The "Steampunk" Victorian Wedding Dress

satin Victorian wedding dress from 1878

When Emily Kitchin married Mr Arthur Turner Waite in September 1878, she wore this dress. They took their vows at St Mary’s Church, Scarborough. The dress is cream satin; a very expensive bridal gown.

The fitted bodice has no buttons at the back. There are long princess seams, a tailoring technique just introduced by Charles Frederick Worth.

And that's all I know.

The rest of this post? Guesswork.

It must fasten at the front, like a coat. And it's not one dress, but two.

Most of what you see is the satin over-dress, but those ruffles and pleats are another garment entirely, an under-dress.

Two layers gloriously entwined in a notched hem. Like a cog wheel, this is the detail to note: are we looking at a Victorian bridal gown here, or a steampunk costume?

Repeated on every edge and in miniature at the cuffs, these notches reveal the accordion pleats and lacy cuffs beneath. It’s not clear if the cream-over-coffee tones are by design, or the effect of time. Either way, I love it.

A September wedding. A dress that’s a little like a coat. Of course.

And don't you wish you could have taken a pew? To watch that over-dress separating to reveal those ruffles beneath, to see that gossamer veil slide over the dark flagstones…

Invitation to Comment

So, that notched hem, have you seen the like anywhere else (apart from Erryl Flinn's Robin Hood costume)?

And, if you're a wiz at ancestry research, what more can you discover about Emily and Arthur? Did they always live in Scarborough? Did they have any children?

Update 19 October 2010: Museum curator @zooarchaeologis has unearthed this very similar dress, also dated 1878. Part of a private collection, it's modelled here in the 1950s by ballerina Marjorie Tailchief. This time it's not a notched hem that defines the design, but a thick cord lacing over a satin panel. How wonderful to be sent this new image; an excellent addition to the blog. Thank you.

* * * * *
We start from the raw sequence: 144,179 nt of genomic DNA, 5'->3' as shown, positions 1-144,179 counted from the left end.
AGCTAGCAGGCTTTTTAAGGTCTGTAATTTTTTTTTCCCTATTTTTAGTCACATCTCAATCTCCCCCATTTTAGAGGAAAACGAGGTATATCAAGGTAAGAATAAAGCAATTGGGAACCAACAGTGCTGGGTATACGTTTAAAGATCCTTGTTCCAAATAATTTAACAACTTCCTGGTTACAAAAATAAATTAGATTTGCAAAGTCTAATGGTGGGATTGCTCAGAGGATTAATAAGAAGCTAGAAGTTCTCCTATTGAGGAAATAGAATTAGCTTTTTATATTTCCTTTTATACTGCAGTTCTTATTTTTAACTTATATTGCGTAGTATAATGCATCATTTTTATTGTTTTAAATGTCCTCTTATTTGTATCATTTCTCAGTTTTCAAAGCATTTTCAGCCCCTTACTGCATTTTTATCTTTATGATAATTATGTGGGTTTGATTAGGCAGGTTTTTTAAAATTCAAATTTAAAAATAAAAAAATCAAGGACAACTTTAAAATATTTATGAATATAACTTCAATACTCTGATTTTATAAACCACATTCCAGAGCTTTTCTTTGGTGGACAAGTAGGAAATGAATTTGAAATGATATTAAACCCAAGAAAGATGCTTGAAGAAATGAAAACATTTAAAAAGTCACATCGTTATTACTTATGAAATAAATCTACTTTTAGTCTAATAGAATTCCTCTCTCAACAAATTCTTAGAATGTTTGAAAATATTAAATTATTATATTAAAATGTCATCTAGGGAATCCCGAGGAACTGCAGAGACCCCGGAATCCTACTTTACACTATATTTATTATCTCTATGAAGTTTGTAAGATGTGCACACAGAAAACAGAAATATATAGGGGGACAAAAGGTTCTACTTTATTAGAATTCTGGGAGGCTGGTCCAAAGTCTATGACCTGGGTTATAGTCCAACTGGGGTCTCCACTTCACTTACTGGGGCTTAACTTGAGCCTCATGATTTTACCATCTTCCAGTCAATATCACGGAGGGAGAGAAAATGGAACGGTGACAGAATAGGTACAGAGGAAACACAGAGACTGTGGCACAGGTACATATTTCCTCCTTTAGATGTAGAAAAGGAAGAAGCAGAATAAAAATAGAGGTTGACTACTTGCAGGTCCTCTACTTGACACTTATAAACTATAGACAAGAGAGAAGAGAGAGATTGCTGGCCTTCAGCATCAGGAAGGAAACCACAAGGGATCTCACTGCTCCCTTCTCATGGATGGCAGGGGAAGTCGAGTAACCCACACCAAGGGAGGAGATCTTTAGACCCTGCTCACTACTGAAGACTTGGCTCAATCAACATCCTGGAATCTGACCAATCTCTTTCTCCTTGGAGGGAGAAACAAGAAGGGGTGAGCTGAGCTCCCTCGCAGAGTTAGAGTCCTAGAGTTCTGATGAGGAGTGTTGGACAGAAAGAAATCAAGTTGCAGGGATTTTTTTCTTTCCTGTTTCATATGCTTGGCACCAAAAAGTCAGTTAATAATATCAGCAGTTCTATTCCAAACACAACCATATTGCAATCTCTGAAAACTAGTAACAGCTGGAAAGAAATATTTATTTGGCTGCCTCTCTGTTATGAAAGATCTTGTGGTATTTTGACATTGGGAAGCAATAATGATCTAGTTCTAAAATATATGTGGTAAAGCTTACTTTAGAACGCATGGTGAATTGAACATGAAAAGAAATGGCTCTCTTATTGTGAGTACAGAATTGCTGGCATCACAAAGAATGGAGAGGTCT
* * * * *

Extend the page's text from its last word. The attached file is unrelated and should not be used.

Update 1 August 2013

New analysis of Emily Kitchin's dress from historic objects conservator Leah Warriner-Wood, of Lincolnshire:

"I think you're right in reasoning that it must be worn as a 'coat', and I'm imagining dozens of hook & eye closures down the front, but from the close fit my gut is telling me that she didn't wear anything more substantial than her shift (and stays obviously) underneath & it wouldn't surprise me if the ruffles etc. are sewn into what we see rather than on a separate under dress, as they might have been on a C18th robe a'la francaise (which was also worn as a 'coat', with an interchangeable stomacher pinned in). I'd love to be able to get my hands on it to investigate properly.

"An interesting possibility is that I wonder if Emily Kitchin ordered this with the intention of using it afterwards in a slightly altered style (especially as all that satin must have come at a price), but never did. The notches down the front would lend themselves to conversion to oversized buttonholes and the neckline could be easily re-cut to make it suitable for evening wear (or am I just dreaming about how I would 'up-cycle' it?)

Of course, long sleeves & modest necklines were expected for day dress then, especially in church, so it could only be that she was conforming to that, and we're assuming there was more to it because it looks to US like a coat. In any case, it's very beautiful, and I like the Steampunk reference!"

The Castle Museum